IMF says sub-Saharan African will need additional funding of $245bn to remain afloat during the pandemic
April 16, 2021777 views0 comments
The International Monetary Fund (IMF) has stated that the low-income countries within the sub-Saharan African region will need about $245 billion in external funding needs over the next five years of the whole region will need the sum of $425 billion in order to stay afloat and also help boost spending on the pandemic response, accelerate income convergence and maintain adequate reserves.
This was made known by Abebe Selassie, IMF’s Director, African Department, during the media conference on the release of its April Regional Economic Outlook (REO) for the region. At the event on Thursday, Selassie posited that countries within the sub-Saharan region will need to reinforce the recovery and nurture the region’s growth potential through bold and transformative reforms which include: digitalisation, trade integration, competition, transparency and governance and climate-change mitigation.
According to the words delivered by the IMF director, he asserted that the international community is ensuring that vaccine coverage for the coverage was a global public good as the immediate priority was to save lives, which would require more spending to strengthen health systems and the containment efforts as well as the cover vaccine procurement and distribution across the region.
Restrictions on the dissemination of vaccines or medical equipment should be avoided, multilateral facilities such as COVAX should be fully funded and excess doses in wealthy countries should be redistributed quickly. Delivering on these reforms while restoring the health of public balance sheets damaged by the crisis will entail difficult policy choices.
“By pursuing actions to mobilise domestic revenues, prioritise essential spending, and more effectively manage public debt, policymakers can create the fiscal space needed to invest in the recovery and put debt on a sustainable footing,” Selassie noted.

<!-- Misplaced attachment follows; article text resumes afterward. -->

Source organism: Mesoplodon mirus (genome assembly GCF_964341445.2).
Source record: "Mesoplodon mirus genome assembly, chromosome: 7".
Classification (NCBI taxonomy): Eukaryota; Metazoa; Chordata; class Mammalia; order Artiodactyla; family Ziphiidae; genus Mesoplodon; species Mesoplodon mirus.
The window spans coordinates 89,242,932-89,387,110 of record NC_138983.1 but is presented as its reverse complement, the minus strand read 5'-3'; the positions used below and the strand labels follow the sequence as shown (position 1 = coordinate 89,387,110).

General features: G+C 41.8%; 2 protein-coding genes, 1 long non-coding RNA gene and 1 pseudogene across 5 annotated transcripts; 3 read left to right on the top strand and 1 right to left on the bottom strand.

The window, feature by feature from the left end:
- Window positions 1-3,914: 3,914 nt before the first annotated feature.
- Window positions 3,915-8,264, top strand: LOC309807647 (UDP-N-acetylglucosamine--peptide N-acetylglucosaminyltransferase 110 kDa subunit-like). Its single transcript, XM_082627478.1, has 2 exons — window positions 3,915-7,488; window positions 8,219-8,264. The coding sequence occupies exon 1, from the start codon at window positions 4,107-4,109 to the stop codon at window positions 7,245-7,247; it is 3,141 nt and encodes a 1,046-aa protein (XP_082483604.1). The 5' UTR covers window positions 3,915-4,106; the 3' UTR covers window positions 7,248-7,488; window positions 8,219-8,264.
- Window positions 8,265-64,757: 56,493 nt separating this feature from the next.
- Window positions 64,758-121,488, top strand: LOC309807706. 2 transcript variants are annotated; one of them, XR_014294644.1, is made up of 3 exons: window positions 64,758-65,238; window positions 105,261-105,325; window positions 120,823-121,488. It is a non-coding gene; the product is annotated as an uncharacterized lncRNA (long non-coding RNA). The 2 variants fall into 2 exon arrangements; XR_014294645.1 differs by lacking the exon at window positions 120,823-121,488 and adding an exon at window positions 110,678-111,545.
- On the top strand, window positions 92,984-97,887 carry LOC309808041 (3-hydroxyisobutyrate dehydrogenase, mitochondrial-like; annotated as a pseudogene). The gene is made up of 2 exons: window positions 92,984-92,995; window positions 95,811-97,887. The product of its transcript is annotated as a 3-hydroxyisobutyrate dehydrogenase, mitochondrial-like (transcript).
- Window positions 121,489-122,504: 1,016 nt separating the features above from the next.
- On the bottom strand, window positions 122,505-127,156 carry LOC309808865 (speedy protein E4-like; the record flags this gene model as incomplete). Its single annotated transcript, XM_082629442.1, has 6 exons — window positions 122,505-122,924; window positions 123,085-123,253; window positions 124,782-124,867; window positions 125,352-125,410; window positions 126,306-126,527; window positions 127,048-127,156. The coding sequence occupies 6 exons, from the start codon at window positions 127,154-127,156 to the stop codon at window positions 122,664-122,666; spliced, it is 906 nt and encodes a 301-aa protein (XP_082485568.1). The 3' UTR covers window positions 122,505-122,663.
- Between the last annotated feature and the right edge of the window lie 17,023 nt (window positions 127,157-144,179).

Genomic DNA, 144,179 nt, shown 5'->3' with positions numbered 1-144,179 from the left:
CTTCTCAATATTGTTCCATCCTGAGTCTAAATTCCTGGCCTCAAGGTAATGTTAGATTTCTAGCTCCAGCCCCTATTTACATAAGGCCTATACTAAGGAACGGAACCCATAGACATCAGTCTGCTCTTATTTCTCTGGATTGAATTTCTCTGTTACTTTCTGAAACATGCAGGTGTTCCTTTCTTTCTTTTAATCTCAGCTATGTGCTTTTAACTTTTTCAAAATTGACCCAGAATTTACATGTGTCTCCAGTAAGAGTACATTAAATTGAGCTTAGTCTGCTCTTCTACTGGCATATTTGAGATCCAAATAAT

Furthermore, the director for Africa development at the Fund said some advanced nations had made available enough vaccine to cover their populations several times over, while scores of sub-Saharan African countries are besieged with the issue of simply vaccinating essential frontline workers and adding that only a few countries in the region would achieve widespread vaccine accessibility before 2023 and that with such limited access to vaccines, many countries in the region should brace up for the risk of additional waves of infection.
“This is not just a local or regional concern, ensuring vaccine coverage for sub Saharan Africa is a global public good. The international community needs to come together to avoid restrictions on the dissemination of vaccines or medical equipment, to ensure that multilateral facilities such as COVAX are fully funded, and to quickly redistribute any surplus vaccine doses from wealthy countries, “ he said.
While estimating that the economic and human costs for the region were truly unprecedented as the regional economy contracted by 1.9 per cent in 2020, Selassie said that it was still the worst outcome on record and somewhat less severe than the one projected in October same year.
“Fortunately, the region will recover some ground this year and is projected to grow by 3.4 per cent. Even so, per capita output is not expected to return to 2019 levels until after 2022,” he said.